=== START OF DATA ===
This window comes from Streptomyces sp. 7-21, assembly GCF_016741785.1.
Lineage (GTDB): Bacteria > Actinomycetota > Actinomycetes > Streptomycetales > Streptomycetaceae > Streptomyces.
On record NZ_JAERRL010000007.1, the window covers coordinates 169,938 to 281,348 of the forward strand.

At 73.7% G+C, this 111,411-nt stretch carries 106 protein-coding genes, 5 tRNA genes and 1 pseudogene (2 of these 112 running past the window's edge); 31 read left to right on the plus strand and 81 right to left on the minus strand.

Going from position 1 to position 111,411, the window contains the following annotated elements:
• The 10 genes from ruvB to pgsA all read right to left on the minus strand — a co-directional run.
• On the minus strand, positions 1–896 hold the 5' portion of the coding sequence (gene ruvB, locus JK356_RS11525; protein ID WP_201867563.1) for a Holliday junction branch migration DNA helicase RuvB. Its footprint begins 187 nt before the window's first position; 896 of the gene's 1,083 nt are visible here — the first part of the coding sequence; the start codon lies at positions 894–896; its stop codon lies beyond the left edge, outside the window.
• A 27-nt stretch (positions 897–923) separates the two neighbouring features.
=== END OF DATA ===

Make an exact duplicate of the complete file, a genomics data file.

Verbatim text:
This window comes from Streptomyces sp. 7-21, assembly GCF_016741785.1.
Lineage (GTDB): Bacteria > Actinomycetota > Actinomycetes > Streptomycetales > Streptomycetaceae > Streptomyces.
On record NZ_JAERRL010000007.1, the window covers coordinates 169,938 to 281,348 of the forward strand.

At 73.7% G+C, this 111,411-nt stretch carries 106 protein-coding genes, 5 tRNA genes and 1 pseudogene (2 of these 112 running past the window's edge); 31 read left to right on the plus strand and 81 right to left on the minus strand.

Going from position 1 to position 111,411, the window contains the following annotated elements:
• The 10 genes from ruvB to pgsA all read right to left on the minus strand — a co-directional run.
• On the minus strand, positions 1–896 hold the 5' portion of the coding sequence (gene ruvB, locus JK356_RS11525; protein ID WP_201867563.1) for a Holliday junction branch migration DNA helicase RuvB. Its footprint begins 187 nt before the window's first position; 896 of the gene's 1,083 nt are visible here — the first part of the coding sequence; the start codon lies at positions 894–896; its stop codon lies beyond the left edge, outside the window.
• A 27-nt stretch (positions 897–923) separates the two neighbouring features.